Whale mAPPandroid icon

 

 

(coming soon to Google Play!)

Download the app

If you are ready to contribute to our efforts to reduce ship strikes to whales along the west coast, head to the coast on land or at sea - just download Whale mAPP for Android first!


Whale mAPP is still in beta mode, so it is not yet available in the Google Play store. However, you can sign up to be a beta tester!  Click here to sign up.  Want to learn more about the key features of Whale mAPP?  Find out more here.



Purpose

In partnership with California’s Marine SanctuariesPoint Blue Conservation Science (Point Blue) is aiming to use science and innovative technology to protect endangered whales from being injured or killed by commercial vessel traffic in the increasingly busy shipping lanes off the west coast.

 

Background

Point Blue worked with Cordell Bank and the Gulf of the Farallones National Marine Sanctuaries to help designate new shipping lanes into the San Francisco Bay to reduce the risk of collisions between whales and ships within the Sanctuaries.  These new shipping routes, along with new changes in the Santa Barbara Channel, recently went into effect.  Although the shipping lane changes are a step in the right direction, more can be done to address this issue.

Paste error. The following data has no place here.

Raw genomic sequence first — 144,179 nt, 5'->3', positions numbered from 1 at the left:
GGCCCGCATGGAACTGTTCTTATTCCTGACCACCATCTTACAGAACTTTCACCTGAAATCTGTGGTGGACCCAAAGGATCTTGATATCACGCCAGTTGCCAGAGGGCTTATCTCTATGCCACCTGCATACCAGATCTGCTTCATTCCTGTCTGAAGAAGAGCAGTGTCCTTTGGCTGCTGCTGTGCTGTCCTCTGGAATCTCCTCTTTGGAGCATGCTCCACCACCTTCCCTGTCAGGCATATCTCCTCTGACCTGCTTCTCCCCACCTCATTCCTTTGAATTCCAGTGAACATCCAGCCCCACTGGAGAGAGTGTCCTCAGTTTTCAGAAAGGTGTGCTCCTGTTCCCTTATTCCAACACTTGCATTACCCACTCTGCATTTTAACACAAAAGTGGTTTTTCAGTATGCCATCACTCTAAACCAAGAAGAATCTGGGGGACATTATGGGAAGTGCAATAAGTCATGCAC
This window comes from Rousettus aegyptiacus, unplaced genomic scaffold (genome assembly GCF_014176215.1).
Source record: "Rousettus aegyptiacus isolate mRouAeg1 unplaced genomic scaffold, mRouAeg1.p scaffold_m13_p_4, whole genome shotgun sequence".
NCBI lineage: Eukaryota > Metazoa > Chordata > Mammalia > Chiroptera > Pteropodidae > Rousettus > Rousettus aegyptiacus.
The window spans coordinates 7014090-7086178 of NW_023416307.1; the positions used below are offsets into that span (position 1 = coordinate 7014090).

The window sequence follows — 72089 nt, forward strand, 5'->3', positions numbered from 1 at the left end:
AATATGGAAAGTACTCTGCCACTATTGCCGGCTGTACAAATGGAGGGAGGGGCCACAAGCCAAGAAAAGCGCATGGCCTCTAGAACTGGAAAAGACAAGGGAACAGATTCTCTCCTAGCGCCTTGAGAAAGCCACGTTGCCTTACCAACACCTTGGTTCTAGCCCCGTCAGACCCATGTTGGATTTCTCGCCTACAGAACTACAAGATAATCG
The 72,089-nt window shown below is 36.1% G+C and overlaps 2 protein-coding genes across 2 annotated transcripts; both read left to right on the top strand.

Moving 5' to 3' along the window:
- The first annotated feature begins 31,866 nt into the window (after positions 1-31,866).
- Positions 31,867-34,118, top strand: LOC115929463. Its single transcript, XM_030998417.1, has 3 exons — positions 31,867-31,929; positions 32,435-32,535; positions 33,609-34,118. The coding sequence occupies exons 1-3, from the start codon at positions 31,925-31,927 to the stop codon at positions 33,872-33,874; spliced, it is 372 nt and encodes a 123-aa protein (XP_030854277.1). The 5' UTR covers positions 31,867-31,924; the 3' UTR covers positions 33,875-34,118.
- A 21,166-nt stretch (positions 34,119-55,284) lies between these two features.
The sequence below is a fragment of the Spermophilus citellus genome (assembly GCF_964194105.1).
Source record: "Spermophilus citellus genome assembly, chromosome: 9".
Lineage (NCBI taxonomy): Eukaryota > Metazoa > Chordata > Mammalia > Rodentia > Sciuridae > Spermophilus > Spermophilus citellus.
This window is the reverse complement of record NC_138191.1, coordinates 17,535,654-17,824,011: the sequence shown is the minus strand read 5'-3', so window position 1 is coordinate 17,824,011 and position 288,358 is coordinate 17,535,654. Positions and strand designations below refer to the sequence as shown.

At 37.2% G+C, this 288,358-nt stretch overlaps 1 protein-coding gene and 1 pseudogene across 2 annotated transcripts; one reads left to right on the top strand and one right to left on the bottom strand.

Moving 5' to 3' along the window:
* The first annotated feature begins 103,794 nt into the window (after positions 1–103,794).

Current Problem

Whales and their food are in constant motion, which makes it difficult to track their locations from day to day.  New shipping lanes reduce the overlap between vessel traffic and the whale’s preferred habitat, but they still cross very important habitat for endangered whales south of the Farallon Islands and northeast of Cordell Bank.

 

Solution—Whale mAPP

That is where Whale mAPP comes in.  This new Android application was funded and supported by The University of Redlands: Center for Spatial Studies and MS GIS Program, The California Coastal Commission's Whale Tail Grant Program, and the Alaska Whale Foundation.  


The data will provide NOAA with information they need to request the US Coast Guard’s Vessel Traffic Service to ask ship operators to slow down or change course as they approach areas where whales have been sighted.

 

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